Across the territory, about 500 dogs are euthanized a day — 92 percent of those that enter shelter, according to the documentary.
All this week on ohmidog! we’ve been featuring the documentary, which looks at dog overpopulation in Puerto Rico and some of the people and organizations — such as Island Dog — that are working to solve the crisis.
“100,000,” directed by Juan Agustin Marquez, depicts the bleak existence stray dogs face on the beaches and streets of Puerto Rico, where they are commonly abandoned and abused and often die slow, cruel deaths.
“That’s why I prefer euthanasia before these animals end up like they really end up,” Anibal Rodriguez explains as he goes about his duties, hoisting another dog from a kennel to be injected. “If this animal hadn’t been picked up … this animal would have died in agony on the streets.”
As he sees it, he’s preventing suffering.
“When I first started working, it was hard. As a human being, one has feelings. I have seen so many abuses cases that I prefer that it’s done through small lethal injection rather than a dog getting brutally killed by a person…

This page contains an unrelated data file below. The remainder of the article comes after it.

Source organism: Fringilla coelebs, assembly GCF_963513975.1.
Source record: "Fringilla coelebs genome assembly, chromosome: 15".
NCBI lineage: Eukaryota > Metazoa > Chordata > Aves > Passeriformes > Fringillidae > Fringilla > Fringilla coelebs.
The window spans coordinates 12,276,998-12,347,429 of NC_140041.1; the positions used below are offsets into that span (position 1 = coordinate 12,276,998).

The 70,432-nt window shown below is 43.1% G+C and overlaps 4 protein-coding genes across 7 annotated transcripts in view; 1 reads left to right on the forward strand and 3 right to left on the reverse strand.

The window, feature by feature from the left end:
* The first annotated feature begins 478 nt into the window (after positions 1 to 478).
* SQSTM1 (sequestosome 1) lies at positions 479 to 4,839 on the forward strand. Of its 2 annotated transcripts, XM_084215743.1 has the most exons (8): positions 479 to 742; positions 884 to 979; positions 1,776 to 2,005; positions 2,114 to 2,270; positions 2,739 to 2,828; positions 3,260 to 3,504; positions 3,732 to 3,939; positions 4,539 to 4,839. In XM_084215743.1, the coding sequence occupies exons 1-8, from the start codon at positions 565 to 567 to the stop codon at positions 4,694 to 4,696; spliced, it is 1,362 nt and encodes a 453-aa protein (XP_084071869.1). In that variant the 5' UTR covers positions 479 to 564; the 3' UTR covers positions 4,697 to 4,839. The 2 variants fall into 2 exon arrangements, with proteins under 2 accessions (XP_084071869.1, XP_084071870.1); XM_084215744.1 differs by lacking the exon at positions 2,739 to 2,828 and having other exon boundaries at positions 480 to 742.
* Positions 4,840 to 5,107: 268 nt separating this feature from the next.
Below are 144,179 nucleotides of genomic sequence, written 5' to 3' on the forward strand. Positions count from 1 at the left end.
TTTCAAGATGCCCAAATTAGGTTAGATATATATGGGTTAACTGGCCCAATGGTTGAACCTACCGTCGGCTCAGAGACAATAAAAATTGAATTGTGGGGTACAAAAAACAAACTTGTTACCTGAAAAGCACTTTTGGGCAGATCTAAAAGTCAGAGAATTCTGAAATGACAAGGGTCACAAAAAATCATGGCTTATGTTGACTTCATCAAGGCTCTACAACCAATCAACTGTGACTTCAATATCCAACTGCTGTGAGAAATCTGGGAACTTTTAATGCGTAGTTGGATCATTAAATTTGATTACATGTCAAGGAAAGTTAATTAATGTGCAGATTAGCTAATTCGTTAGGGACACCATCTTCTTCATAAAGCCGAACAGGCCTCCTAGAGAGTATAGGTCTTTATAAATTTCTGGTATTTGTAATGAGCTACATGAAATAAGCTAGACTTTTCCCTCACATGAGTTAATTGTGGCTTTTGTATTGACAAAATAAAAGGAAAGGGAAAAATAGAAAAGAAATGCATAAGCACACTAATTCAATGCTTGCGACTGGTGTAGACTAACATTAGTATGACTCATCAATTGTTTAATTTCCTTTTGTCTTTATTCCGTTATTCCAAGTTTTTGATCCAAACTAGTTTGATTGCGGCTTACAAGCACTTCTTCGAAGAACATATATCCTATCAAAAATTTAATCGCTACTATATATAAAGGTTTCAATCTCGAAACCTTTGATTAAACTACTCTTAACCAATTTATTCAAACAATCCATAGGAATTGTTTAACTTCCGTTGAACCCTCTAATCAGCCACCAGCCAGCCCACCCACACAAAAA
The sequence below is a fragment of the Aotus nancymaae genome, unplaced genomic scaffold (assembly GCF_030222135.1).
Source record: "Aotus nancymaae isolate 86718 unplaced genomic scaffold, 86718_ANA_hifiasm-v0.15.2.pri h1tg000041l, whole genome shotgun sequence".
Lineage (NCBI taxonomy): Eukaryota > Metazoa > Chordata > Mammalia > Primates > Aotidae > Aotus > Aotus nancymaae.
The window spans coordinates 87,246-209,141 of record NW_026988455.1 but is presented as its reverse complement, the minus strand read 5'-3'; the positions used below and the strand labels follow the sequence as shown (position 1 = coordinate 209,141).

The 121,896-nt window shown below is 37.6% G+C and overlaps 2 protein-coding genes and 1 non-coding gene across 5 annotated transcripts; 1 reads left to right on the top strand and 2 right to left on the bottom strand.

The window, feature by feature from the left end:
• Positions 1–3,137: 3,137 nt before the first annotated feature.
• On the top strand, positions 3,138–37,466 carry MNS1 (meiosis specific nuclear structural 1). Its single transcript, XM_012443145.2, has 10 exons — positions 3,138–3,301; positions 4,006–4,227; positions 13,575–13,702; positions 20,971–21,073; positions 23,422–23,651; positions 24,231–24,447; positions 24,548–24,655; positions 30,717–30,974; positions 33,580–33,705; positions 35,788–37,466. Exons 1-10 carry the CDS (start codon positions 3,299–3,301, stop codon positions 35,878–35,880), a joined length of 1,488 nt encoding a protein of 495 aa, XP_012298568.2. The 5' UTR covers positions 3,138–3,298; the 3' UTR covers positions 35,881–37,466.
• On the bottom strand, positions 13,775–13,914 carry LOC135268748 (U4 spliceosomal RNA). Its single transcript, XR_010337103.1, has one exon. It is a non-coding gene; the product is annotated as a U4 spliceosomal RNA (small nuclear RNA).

“It’s a job that has to be done.”
(Tomorrow: Director Juan Agustin Marquez accepts an Emmy award, and asks Puerto Ricans to take a pledge)
Posted by jwoestendiek January 5th, 2012 under Muttsblog, videos.
Tags: 100000, abuse, anibal rodriguez, animal cruelty, animal welfare, animals, beaches, documentary, dog, dogs, emmy, euthanasia, euthanize, island dog, juan agustin marquez, killing, lethal injection, neglect, pets, puerto rico, rescues, shelters, stray dogs, strays, street dogs, streets, suffering
This clip from the documentary “100,000” provides a glimpse into the life of street dogs in Puerto Rico who — sometimes sick, sometimes starving, nearly always unwanted — have become part of the urban landscape.
Like those who call Los Machos Beach home, these dogs in Guayama survive mostly by scavenging, and sometimes with a little help from humans, like Anibal.
Anibal Rosario, though he seems to have little himself — living in an abadoned home, with abandoned dogs, after being abandoned himself, he says, by his own parents — does what he can to see that the dogs get food and stay out of trouble.
He doesn”t view the spurned, mistreated and abused dogs as his own, just as a group that he ”manages.”
“People hit them also,” he says. “They throw rocks and bottles at them so the dogs get aggressive,” he says.
While some of his neighbors are critical of him, others see him as filling a need and taking responsibility for what noone else seems willing to.